Today’s “don’t worry” verse is one verse out of a letter consisting of about 100 verses.  It’s 1% of Paul’s message, and context matters.  Paul is anything but the poster child for the laid-back attitude.  As he writes this Epistle, he’s in prison.  He’s not there for stealing.  He’s there because of the gospel.  He’s there for preaching and getting people all riled-up, and the Roman Empire didn’t like when people got all riled-up. It’s like all the young protestors in Hong Kong who are making the authorities in China very nervous because they are right now demanding real democracy, which I thought was ironic as we voted in Synod at the same time to give even more of our democratic power over to the bishops, but that’s for our Synod report next Sunday after Mass.  But Paul didn’t just sit back and say “don’t worry” when a problem as big as the Roman Empire got in his way.  He worked even harder.  He never admitted that anything was too big to change – not even an empire.  Sitting there in a jail cell, the “don’t worry” made sense as “you can’t do anything about this so deal with it,” but Paul would never use “don’t worry” as an excuse to not try and make a difference and to settle for the unacceptable.

“Prayer and supplication with thanksgiving,” as Paul says today, are wonderful options to be able to believe in when all else is out of our control, but throwing everything over to God is not the answer to the rest of life’s challenges.  God does a lot; we need to help.  We’re God’s children, that’s true, but it doesn’t say we’re His little children.  I’m my dad’s son, but I’m 54.  If I expected him to take care of every problem I ran into today like I did when I was three, he’d be sick and tired of seeing me every Thursday.  Plus, I’d still be the kid.  “Don’t worry” can’t be the excuse for “don’t care.”  72% of Americans, according to the most recent Pew Research poll (9/22/14), almost three-quarters of us, feel that religion is losing influence in America.  Sometimes that doesn’t surprise or even bother me because of the things that come out of the mouths of religious leaders as supposedly in the name of God.  They can make me blush not as a priest, but as a thinking person.  So I’m not surprised by the feeling that religion is losing influence in America, and I can completely understand why.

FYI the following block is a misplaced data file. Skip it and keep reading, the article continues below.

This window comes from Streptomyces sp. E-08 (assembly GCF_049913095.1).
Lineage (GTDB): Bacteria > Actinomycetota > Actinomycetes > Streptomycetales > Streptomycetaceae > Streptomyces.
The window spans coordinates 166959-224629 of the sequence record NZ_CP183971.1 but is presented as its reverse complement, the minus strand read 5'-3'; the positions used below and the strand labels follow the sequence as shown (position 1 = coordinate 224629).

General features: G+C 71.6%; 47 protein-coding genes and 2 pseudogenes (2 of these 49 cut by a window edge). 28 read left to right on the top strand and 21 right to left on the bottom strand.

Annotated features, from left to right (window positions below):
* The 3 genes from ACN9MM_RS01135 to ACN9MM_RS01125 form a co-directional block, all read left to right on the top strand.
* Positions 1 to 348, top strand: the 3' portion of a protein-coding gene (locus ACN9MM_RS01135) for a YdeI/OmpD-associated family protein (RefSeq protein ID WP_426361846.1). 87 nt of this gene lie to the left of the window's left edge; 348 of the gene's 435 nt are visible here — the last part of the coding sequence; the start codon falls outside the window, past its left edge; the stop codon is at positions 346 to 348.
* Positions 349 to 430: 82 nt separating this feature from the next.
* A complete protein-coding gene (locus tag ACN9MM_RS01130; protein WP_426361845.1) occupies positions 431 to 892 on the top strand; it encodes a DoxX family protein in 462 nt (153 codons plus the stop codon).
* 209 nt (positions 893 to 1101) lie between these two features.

But there’s also the good side of religion that challenges us to appreciate life and creation, to see each other as equal and deserving of respect, and to help us become more aware of the nearness of an unseen but caring God.  This is also, sadly, lost as religion’s influence wanes.  I think this has a lot to do with our unwillingness to act differently as Christians outside of church.  Can you tell a believer from a non-believer outside of Sunday morning?  Do we act noticeably different?  If we don’t, then maybe that’s also why religion is losing influence.  We can’t throw up our arms at problems and give-up.  We can’t say they’re too big and lock ourselves in church buildings.  We can’t even say “don’t worry” and let God handle it.  Last night I heard The Gibson Brothers sing Help My Brother on A Prairie Home Companion.  I leave you with their refrain:  “Starting today I’m going to do what I can to help my brother whenever he’s in need.  Do what I can for any other.  That’s what I’ll do for me.”  It’s wonderful to be able to not worry and trust in God when we can’t make a difference, but let us pray, starting today, that when we can, that it’s the ones who ignore God who have to start worrying about us getting all riled-up.  For this we pray in Jesus’ name. Amen. (+)

Fr. Randolph Calvo